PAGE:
5. If a bankruptcy order is granted against Mr. T, then what will happen to Mr. T?
When a bankruptcy order has been granted against Mr. T, no other legal proceedings can be taken or proceeded with against him or his assets without the permission of the Court. The bankruptcy order will be advertised by the Official Receiver in the Gazette and two newspapers (one in Chinese and one in English).
Mr. T should attend the Official Receiver's Office for an interview about his current financial status and the future arrangement of his assets. He should also submit a Statement of Affairs (a document that includes the details of his financial status and all of his current liabilities) to the Official Receiver. He may also be required to attend all subsequent meetings with his creditors, the Official Receiver and the Trustee regarding the future arrangement of his assets and repayment procedures.
Mr. T should not make repayments directly to individual creditors, including ABC Bank without the approval of the Court and the Official Receiver. He should stop using credit cards or apply for loans from financial institutions. He should also cease payment of any life insurance premium. He cannot enjoy luxuries such as buying a car or travelling overseas unless he has reasonable grounds to do so.
The Official Receiver/Trustee will take control of Mr. T's assets and income. The Trustee or the representative of the Official Receiver has the right to inspect Mr. T's house if necessary. His provident fund (if any) will be considered as part of his assets (subject to the provisions of the relevant provident fund scheme).
Mr. T should hand over all of his assets (both local and overseas) to the Official Receiver/Trustee and submit all documents related to his assets such as bank account statements or the account books of his business, etc. He should also inform the Official Receiver/Trustee of all of his income/earnings.
If Mr. T owns a flat under the joint name of his wife, then his share may be realised for the repayment of his debts. If he owns any property outside of Hong Kong, then the Official Receiver/Trustee will require him to sell that property for the benefit of the creditors and to sign all necessary authorities, deeds and documents for such purpose. If Mr. T refuses to do so, then he may be punished for contempt of court.
After the deduction of administrative expenses, the Official Receiver/Trustee will distribute Mr. T's assets (including his surplus income) to his creditors by way of dividends. However, Mr. T's family members will not be required to bear his indebtedness.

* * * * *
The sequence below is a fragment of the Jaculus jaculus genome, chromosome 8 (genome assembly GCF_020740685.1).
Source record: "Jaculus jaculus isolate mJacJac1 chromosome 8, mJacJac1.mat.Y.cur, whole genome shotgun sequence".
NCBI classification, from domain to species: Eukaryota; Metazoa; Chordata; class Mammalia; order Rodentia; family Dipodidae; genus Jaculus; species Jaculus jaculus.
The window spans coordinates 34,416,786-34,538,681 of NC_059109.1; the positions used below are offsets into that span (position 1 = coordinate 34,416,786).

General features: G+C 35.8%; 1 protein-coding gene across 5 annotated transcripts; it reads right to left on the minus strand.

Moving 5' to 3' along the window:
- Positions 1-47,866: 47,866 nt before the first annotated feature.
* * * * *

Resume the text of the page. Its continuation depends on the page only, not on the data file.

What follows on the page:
With regard to the matter of reasonable living expenses as mentioned above, the High Court has made the following ruling (as per the case of Re Lau Nga Yee Christine):
- A person's "reasonable domestic needs" should be the same whatever the size of his debt. The mere fact that a large amount is due cannot somehow make a basic need less reasonable.
- In principle the education of one's children can constitute a "domestic need" of the bankrupt and her family. The expense is "domestic" in the sense that the education of sons and daughters is a conventional incident of maintaining a family and home. It is a "need" in the sense that, especially in Hong Kong, the education (including the tertiary education) of one's offspring is regarded as an important parental and social responsibility, irrespective of any obligations imposed by the letter of the law.
- In view of the bankrupt's genuine need to support her family, together with the special nature of her job, the Court (in the subject case) also allowed reasonable expenses in the following areas:
- expenses of a part-time domestic helper;
- emergency taxi fare (to deal with emergency duty calls from her employer, i.e. Hospital Authority);
- support for the bankrupt's parents (both nearly 80 years old, whilst the bankrupt's 2 siblings were also in financial difficulties);
- job-related expenses.